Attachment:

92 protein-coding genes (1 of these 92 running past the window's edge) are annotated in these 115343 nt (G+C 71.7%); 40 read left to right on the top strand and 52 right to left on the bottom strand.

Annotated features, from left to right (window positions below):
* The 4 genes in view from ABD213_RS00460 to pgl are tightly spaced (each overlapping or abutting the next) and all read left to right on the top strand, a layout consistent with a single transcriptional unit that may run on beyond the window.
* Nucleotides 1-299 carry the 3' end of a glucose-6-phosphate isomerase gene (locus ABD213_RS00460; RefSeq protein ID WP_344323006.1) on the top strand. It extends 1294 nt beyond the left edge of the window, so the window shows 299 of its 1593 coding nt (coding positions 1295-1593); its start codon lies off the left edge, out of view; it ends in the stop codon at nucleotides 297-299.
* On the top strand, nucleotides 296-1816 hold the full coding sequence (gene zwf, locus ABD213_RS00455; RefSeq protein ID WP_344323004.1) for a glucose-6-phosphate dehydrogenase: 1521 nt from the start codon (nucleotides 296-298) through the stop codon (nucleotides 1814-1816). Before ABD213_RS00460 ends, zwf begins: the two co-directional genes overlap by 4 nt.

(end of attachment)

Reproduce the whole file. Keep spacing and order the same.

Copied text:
92 protein-coding genes (1 of these 92 running past the window's edge) are annotated in these 115343 nt (G+C 71.7%); 40 read left to right on the top strand and 52 right to left on the bottom strand.

Annotated features, from left to right (window positions below):
* The 4 genes in view from ABD213_RS00460 to pgl are tightly spaced (each overlapping or abutting the next) and all read left to right on the top strand, a layout consistent with a single transcriptional unit that may run on beyond the window.
* Nucleotides 1-299 carry the 3' end of a glucose-6-phosphate isomerase gene (locus ABD213_RS00460; RefSeq protein ID WP_344323006.1) on the top strand. It extends 1294 nt beyond the left edge of the window, so the window shows 299 of its 1593 coding nt (coding positions 1295-1593); its start codon lies off the left edge, out of view; it ends in the stop codon at nucleotides 297-299.
* On the top strand, nucleotides 296-1816 hold the full coding sequence (gene zwf, locus ABD213_RS00455; RefSeq protein ID WP_344323004.1) for a glucose-6-phosphate dehydrogenase: 1521 nt from the start codon (nucleotides 296-298) through the stop codon (nucleotides 1814-1816). Before ABD213_RS00460 ends, zwf begins: the two co-directional genes overlap by 4 nt.